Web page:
#12 ngc2289

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Posted 19 May 2007 - 04:52 PM

John D. used optical windows that were pretty good opticaly. John had the windows aluminized on one side. :)

#13 trainsktg

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Posted 19 May 2007 - 05:57 PM

Could one simply run the light through more uncoated reflections, which would be easy enough, say a chain of mirrors?

Jess Tauber


I suspect collimating such a chain of mirrors would be a futile mess in a larger aperture telescope. According to the Sam Brown charts, 3 reflections gives you a 1/8,000 reduction, suitable for a 2" aperture. 4 reflections gives you a 1/167,000 reduction, OK in a 3" aperture, but he recommends a 1/330,000 reduction for that size. Since a 5.5" mirror gathers about 3.4x as much light as a 3" mirror, I suspect a reduction of about 1/1,100,000 is right for that size aperture. This is reached with as few elements possible using 2 reflections (1/400x) and a 5 neutral density filter or 5.1 welding filter.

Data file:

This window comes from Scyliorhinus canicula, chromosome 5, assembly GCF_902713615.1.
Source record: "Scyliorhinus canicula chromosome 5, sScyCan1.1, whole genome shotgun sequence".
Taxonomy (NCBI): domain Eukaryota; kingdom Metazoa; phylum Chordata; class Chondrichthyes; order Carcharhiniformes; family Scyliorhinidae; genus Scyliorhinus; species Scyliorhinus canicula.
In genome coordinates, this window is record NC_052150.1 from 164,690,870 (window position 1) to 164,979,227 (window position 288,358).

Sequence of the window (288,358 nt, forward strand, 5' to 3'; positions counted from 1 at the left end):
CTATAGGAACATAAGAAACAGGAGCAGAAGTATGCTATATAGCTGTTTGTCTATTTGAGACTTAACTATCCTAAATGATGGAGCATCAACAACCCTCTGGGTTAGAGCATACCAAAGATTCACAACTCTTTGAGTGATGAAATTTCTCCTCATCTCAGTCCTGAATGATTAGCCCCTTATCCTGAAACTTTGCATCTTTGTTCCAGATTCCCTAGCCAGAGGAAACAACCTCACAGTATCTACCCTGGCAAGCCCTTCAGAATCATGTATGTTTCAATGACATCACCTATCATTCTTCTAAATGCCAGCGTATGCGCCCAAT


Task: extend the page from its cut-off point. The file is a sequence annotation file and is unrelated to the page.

Keith

#14 trainsktg

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Posted 19 May 2007 - 06:02 PM

I've seen other solar scopes built on the same principle as the one in the craigslist ad, though I don't recall having seen one that suggested using one-way mirror as the optical window/secondary. I would be concerned about the flatness of such a piece of glass introducing distortion into the image -- or maybe I'm wrong?


Well, I guess it works, but I agree with your assumptions. John Dobson is synonymous with 'cheap', so perhaps this was his recommendation as a material in the beginning. Perhaps later he switched to the custom optical windows?

Sam Brown lists the following secondary materials...black mirror (1/20), black penta mirror (1/400...must be a bear to mount and align), right angle prism (1/20), penta prism ( 1/600)and herschel wedge (1/20). Mine uses a standard uncoated secondary (1/20).

Keith

#15 BHunt

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Posted 19 May 2007 - 06:04 PM

:graduate: So when are you writting the book Keith! You need to come east so I can pick your brain.
Bill

#16 trainsktg

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Posted 19 May 2007 - 06:15 PM

Its already written. Sam Brown's All About Telescopes. I'm just a parrot here. :blah:

Keith